Michelle Wie and No. 2 Yani Tseng are among those sitting out the first of six consecutive events. Tseng took her third win of the year in Arkansas with a one-stroke victory over Wie. She had matched the Navistar Classic’s tournament record by shooting 63 in the second round last year.
Fifteen-year-old Alexis Thompson returns after sharing the second-round lead a year ago and finishing tied for 27th. Her best LPGA Tour finish was a second-place tie at the Evian Masters. The Navistar Classic is her last exemption of the year.
The event is assured of a new winner because Lorena Ochoa, who retired in May, won on the last two trips to Prattville. In-Kyung Kim comes in as one of the hottest players, with seven top-10s in the last eight tournaments, while Miyazato is seeking her sixth victory of the year.
“Right now, it’s a little bit tough to control myself as situations are constantly changing,” Miyazato said. “The top 5 players are very close and in contention all the time.”
After being on the losing side at the Ryder Cup, Matt Kuchar and Zach Johnson returned from Wales this week wanting more out of the unique match-play event.
They’ll have to settle for a strong start to the PGA Tour’s Fall Series.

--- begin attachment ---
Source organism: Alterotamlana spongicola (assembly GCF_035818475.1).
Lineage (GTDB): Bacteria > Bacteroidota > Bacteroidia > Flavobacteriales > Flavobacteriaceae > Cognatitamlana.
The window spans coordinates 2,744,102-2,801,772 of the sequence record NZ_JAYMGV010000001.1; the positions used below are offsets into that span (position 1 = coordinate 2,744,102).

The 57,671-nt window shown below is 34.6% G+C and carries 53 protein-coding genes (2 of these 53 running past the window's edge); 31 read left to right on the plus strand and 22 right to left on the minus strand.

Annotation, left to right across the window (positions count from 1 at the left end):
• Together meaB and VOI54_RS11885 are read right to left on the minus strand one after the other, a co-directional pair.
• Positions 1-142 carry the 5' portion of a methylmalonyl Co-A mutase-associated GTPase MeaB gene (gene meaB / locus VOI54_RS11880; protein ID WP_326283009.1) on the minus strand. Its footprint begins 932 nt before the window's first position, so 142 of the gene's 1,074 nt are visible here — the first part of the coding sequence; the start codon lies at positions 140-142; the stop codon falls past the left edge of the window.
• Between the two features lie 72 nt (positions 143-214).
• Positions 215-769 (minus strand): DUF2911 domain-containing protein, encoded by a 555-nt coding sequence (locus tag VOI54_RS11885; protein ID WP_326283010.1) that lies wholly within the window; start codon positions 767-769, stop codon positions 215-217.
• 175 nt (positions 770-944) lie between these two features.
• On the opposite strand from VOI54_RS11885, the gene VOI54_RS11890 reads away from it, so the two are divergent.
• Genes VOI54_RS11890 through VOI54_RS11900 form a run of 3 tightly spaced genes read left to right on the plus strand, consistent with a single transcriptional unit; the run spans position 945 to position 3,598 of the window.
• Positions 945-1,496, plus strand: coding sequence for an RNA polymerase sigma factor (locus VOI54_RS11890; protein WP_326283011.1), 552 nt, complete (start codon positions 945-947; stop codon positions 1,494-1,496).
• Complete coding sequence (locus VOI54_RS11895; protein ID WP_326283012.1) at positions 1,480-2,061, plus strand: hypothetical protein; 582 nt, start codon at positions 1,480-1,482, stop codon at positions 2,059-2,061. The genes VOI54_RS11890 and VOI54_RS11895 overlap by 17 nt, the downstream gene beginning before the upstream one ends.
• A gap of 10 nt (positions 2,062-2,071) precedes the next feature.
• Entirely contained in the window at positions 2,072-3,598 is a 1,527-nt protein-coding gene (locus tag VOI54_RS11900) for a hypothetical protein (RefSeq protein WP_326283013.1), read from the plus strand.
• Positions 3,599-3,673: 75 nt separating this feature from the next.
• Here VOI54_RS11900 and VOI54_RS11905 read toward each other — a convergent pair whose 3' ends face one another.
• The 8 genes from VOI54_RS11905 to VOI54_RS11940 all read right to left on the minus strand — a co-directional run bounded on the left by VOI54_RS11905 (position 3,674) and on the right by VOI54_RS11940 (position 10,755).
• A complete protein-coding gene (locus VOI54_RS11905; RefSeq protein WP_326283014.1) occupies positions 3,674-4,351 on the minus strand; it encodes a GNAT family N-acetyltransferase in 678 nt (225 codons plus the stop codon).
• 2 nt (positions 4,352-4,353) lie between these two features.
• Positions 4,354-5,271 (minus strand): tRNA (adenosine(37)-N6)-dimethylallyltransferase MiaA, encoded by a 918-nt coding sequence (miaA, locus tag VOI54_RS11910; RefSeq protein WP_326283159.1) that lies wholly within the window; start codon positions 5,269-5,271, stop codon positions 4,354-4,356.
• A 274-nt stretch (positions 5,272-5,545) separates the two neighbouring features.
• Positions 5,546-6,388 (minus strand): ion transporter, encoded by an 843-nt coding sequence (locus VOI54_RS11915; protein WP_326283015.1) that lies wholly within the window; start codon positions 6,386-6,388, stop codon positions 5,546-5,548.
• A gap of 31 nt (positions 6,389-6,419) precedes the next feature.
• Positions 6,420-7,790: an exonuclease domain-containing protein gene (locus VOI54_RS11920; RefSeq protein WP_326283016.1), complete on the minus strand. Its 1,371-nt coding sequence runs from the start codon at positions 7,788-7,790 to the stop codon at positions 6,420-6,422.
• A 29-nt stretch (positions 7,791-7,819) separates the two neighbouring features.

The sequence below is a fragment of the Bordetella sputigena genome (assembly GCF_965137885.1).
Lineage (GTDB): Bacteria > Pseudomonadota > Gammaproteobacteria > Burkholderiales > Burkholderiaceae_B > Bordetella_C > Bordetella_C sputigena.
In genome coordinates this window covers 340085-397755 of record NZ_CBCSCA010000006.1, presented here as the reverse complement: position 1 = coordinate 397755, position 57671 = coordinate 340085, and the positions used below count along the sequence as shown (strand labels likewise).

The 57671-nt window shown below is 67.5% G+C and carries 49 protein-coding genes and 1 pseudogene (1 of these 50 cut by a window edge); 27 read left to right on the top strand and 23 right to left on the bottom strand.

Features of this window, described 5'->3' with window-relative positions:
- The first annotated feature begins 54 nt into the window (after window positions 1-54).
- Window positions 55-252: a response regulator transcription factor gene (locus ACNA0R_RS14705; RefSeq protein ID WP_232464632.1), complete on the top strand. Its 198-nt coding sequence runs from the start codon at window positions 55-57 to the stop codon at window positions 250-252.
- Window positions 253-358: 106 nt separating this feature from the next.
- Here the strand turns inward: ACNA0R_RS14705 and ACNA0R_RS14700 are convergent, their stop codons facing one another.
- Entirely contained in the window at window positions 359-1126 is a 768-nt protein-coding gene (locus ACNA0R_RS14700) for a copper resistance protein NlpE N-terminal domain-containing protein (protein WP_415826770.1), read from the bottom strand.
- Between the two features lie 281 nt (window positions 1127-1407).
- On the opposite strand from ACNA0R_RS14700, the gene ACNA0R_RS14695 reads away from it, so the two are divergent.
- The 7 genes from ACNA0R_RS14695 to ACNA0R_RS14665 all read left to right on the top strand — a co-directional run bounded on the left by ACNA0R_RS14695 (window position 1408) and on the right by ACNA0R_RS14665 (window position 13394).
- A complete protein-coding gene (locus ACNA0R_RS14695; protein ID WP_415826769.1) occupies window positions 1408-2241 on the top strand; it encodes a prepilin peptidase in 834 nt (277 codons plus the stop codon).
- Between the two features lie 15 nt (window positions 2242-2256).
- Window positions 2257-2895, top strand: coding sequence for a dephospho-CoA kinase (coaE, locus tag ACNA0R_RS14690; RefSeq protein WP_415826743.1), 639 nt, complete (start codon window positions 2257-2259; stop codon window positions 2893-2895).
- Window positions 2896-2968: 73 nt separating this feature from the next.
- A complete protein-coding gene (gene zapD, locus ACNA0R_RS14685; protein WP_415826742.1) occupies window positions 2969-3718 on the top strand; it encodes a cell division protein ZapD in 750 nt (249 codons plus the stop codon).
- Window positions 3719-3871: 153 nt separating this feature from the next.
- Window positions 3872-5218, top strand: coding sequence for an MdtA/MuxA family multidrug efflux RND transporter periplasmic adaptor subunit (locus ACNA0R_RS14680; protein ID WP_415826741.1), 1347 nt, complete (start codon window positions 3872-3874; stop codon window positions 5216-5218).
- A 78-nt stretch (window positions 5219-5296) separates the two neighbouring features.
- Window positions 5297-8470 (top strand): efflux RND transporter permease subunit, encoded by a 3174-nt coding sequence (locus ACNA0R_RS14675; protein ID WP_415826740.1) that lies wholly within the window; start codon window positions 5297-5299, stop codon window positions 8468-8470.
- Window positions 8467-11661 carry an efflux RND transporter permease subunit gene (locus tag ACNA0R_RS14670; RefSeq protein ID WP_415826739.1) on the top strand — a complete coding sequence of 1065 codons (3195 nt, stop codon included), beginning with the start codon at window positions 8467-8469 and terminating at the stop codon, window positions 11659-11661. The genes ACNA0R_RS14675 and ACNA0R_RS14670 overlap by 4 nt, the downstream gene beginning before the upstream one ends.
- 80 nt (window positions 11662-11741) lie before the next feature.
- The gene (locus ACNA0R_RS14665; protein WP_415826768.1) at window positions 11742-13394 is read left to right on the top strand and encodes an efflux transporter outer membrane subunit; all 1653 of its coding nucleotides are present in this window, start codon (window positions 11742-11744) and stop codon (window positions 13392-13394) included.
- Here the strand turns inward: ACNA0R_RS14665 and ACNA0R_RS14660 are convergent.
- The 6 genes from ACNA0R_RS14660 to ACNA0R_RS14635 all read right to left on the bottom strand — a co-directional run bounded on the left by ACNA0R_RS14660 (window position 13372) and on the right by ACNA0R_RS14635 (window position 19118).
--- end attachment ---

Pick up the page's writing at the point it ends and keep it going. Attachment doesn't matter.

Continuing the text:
Kuchar and Johnson are the only two U.S. Ryder Cup players in the field for this week’s McGladrey Classic at the Sea Island Club’s Seaside Course. The two relative newcomers in the Ryder Cup went 3-2-2 for the U.S., which lost by one point to Europe at Celtic Manor.
The two are playing this week mainly because they are residents of St. Simons Island.
Rain pushed the singles matches in the Ryder Cup to Monday, so Kuchar and Johnson didn’t arrive home until Tuesday night. The two were on the course Wednesday to play in the McGladrey Classic pro-am, and were candid about their experiences in one of the most dramatic Ryder Cup finishes ever, the first since 1991 that came down to the final singles match.
“I knew it was a big stage,” said Kuchar, a Ryder Cup rookie. “I knew there would be tons of people. I had no idea the intensity and the passion that came with the Ryder Cup.”
Johnson, who was playing in his second Ryder Cup, won the 11th of the 12 singles matches against Padraig Harrington to give Hunter Mahan and the U.S. a fighting chance. Mahan eventually lost to Graeme McDowell on the 17th hole.